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Feedback on Student RED Project, Please? :)


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#1 Jon Meharg

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Posted 23 March 2017 - 10:28 AM

Hello!

 

I just discovered this community and it seems like a great place to learn from. 

 

I'm Jon, an undergrad film student at a small university in the middle of Indiana (riveting stuff, right?) Anyway, I was wondering if you would kindly take the time to watch this little short film (4:00 minutes) that I did for a directing and cinematography class. 

 

I shot it on a RED weapon with Zeiss compact prime lenses.

 

Thank you for your viewing and lovely feedback.

 

Jon

 


Edited by Jon Meharg, 23 March 2017 - 10:35 AM.

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#2 Macks Fiiod

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Posted 23 March 2017 - 05:08 PM

I've never heard of a small market Uni having access to brains that expensive. How many (finished) projects have you DP'd with just any old cheap camera?

 

I ask this because the glaring issues that stood out to me in this all fall under basic blocking concepts. Every shot seemed on the wide side with little variation. Not to say there's a be all end all rule that you need every type of close-up, but I wasn't really seeing a reason for it that assisted the story.

Shot variation is an immersive thing, to me at least.

 

Also I assume you've been told at some point to not center frame every shot (rule of thirds) but there were parts where off-center things fell a bit too far off, like at 1:32.

 

The best advice I could relay to you would be analyzing some run of the mill 6/10 comedies or dramas and taking notes on how the DP will tackle a given sequence. What's close up, how far left, how far right, etc. I recommend those rather than Kubrick/Scorsese cause you'll need to learn how to walk before you can run.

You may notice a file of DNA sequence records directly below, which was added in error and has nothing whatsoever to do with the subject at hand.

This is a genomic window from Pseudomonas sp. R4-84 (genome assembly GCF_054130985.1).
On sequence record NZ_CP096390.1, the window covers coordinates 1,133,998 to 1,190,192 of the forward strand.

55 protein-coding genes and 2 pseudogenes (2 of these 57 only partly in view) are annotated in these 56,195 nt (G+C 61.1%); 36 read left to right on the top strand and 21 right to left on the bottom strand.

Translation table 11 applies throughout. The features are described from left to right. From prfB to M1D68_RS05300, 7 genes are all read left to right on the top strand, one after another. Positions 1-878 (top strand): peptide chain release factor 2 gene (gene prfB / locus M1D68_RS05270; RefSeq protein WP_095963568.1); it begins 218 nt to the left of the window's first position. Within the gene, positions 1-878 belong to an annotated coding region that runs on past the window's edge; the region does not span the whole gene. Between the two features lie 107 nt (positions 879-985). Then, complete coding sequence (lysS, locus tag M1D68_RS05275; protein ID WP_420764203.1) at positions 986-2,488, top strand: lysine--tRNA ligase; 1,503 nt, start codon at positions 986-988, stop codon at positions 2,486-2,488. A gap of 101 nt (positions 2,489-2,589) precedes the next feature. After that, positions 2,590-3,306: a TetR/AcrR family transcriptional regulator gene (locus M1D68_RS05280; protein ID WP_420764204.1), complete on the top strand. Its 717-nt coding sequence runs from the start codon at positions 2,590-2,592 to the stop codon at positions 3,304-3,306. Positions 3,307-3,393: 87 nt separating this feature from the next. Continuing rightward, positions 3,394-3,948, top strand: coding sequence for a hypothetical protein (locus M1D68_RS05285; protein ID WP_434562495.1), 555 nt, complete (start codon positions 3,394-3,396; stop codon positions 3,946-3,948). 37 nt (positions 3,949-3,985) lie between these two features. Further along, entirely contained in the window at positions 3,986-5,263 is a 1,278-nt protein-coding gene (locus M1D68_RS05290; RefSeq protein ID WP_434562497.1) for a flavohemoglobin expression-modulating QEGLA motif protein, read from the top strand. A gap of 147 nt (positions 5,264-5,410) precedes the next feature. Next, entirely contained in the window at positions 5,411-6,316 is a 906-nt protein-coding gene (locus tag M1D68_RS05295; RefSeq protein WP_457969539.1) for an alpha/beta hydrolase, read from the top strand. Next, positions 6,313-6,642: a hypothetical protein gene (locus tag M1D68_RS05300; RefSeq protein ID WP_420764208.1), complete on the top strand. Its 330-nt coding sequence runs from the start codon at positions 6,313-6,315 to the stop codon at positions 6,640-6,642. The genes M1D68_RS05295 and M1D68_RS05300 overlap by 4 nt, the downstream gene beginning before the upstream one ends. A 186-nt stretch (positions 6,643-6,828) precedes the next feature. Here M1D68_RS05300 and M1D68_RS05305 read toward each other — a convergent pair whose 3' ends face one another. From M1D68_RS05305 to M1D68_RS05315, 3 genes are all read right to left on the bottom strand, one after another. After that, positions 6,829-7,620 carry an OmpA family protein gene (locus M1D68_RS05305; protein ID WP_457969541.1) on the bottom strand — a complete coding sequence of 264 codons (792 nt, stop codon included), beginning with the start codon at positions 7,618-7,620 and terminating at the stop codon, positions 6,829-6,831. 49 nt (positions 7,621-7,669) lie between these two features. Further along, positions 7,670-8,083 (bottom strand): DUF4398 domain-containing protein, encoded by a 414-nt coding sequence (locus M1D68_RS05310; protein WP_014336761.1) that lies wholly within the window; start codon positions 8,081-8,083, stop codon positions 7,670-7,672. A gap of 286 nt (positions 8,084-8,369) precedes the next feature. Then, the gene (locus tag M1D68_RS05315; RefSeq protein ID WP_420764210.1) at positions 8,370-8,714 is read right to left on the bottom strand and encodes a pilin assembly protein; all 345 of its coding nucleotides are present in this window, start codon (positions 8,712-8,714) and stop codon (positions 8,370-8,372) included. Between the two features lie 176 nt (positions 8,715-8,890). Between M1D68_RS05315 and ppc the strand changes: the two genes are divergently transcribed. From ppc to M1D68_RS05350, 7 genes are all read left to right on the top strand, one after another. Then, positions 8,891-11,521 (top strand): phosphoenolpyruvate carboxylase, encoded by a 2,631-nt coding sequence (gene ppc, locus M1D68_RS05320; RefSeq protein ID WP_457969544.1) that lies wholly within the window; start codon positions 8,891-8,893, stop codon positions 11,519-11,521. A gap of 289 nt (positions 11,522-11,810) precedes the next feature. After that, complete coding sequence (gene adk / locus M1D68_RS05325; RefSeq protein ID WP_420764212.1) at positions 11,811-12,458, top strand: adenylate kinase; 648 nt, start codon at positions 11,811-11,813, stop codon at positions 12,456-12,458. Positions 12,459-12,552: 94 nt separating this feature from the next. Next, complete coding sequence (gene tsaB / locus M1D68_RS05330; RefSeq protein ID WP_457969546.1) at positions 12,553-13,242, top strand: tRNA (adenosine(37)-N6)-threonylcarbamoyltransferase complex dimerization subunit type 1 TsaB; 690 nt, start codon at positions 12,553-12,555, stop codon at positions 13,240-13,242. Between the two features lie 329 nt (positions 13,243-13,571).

Edited by Macks Fiiod, 23 March 2017 - 05:09 PM.

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#3 Jon Meharg

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Posted 26 March 2017 - 12:59 PM

Hi!
Thank you for the feedback! This was one of the first projects that I dp'ed as a focus. I've done a few others with other cameras. But this was one of the first that I did with a focus on just cinematography.

In terms of blocking I do stylistically tend to like to push things a little further than usual and favor wide shots but I think you've nicely put what I've been noticing. I tend to favor longer (wider) shots over variation, but that isn't always effective. Especially at 1:32.

I didn't mention this in the original post but this was for a project with a strict time limit and specific shots needed. I sort of crammed a story and extra shots to make it more fun. So some of the lack of variation is due to that.

I focused alot on camera movement to reflect the emotional state of the main character. I was wondering if you had any comment on that as well.

Could you point to specific examples where you thought the blocking was off or areas you would suggest improvement?

Edited by Jon Meharg, 26 March 2017 - 01:03 PM.

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